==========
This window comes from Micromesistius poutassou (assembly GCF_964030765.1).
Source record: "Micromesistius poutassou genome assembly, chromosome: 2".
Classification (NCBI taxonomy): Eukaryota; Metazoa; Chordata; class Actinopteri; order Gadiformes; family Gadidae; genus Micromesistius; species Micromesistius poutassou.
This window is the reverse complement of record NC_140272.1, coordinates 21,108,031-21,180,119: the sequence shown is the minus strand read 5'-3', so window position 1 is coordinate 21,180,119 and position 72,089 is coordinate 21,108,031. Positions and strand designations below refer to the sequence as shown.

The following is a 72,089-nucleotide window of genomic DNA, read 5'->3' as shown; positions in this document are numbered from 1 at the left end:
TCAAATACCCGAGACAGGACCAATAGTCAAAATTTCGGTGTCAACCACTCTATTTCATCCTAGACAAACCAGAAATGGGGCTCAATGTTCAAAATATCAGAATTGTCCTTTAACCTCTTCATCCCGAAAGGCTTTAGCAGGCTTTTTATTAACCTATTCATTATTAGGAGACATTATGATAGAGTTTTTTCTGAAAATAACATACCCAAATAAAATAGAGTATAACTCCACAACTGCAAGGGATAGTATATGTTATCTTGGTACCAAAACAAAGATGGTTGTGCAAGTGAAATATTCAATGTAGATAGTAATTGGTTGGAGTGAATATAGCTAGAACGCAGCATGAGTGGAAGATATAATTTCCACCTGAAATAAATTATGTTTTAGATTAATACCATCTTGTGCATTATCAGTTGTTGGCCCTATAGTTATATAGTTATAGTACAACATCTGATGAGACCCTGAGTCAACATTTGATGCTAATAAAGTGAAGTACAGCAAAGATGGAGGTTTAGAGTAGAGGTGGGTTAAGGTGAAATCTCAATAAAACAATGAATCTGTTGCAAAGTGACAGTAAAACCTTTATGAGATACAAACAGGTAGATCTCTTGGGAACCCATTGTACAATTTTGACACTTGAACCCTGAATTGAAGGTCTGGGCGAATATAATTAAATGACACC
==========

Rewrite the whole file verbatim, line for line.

This window comes from Micromesistius poutassou (assembly GCF_964030765.1).
Source record: "Micromesistius poutassou genome assembly, chromosome: 2".
Classification (NCBI taxonomy): Eukaryota; Metazoa; Chordata; class Actinopteri; order Gadiformes; family Gadidae; genus Micromesistius; species Micromesistius poutassou.
This window is the reverse complement of record NC_140272.1, coordinates 21,108,031-21,180,119: the sequence shown is the minus strand read 5'-3', so window position 1 is coordinate 21,180,119 and position 72,089 is coordinate 21,108,031. Positions and strand designations below refer to the sequence as shown.

The following is a 72,089-nucleotide window of genomic DNA, read 5'->3' as shown; positions in this document are numbered from 1 at the left end:
TCAAATACCCGAGACAGGACCAATAGTCAAAATTTCGGTGTCAACCACTCTATTTCATCCTAGACAAACCAGAAATGGGGCTCAATGTTCAAAATATCAGAATTGTCCTTTAACCTCTTCATCCCGAAAGGCTTTAGCAGGCTTTTTATTAACCTATTCATTATTAGGAGACATTATGATAGAGTTTTTTCTGAAAATAACATACCCAAATAAAATAGAGTATAACTCCACAACTGCAAGGGATAGTATATGTTATCTTGGTACCAAAACAAAGATGGTTGTGCAAGTGAAATATTCAATGTAGATAGTAATTGGTTGGAGTGAATATAGCTAGAACGCAGCATGAGTGGAAGATATAATTTCCACCTGAAATAAATTATGTTTTAGATTAATACCATCTTGTGCATTATCAGTTGTTGGCCCTATAGTTATATAGTTATAGTACAACATCTGATGAGACCCTGAGTCAACATTTGATGCTAATAAAGTGAAGTACAGCAAAGATGGAGGTTTAGAGTAGAGGTGGGTTAAGGTGAAATCTCAATAAAACAATGAATCTGTTGCAAAGTGACAGTAAAACCTTTATGAGATACAAACAGGTAGATCTCTTGGGAACCCATTGTACAATTTTGACACTTGAACCCTGAATTGAAGGTCTGGGCGAATATAATTAAATGACACC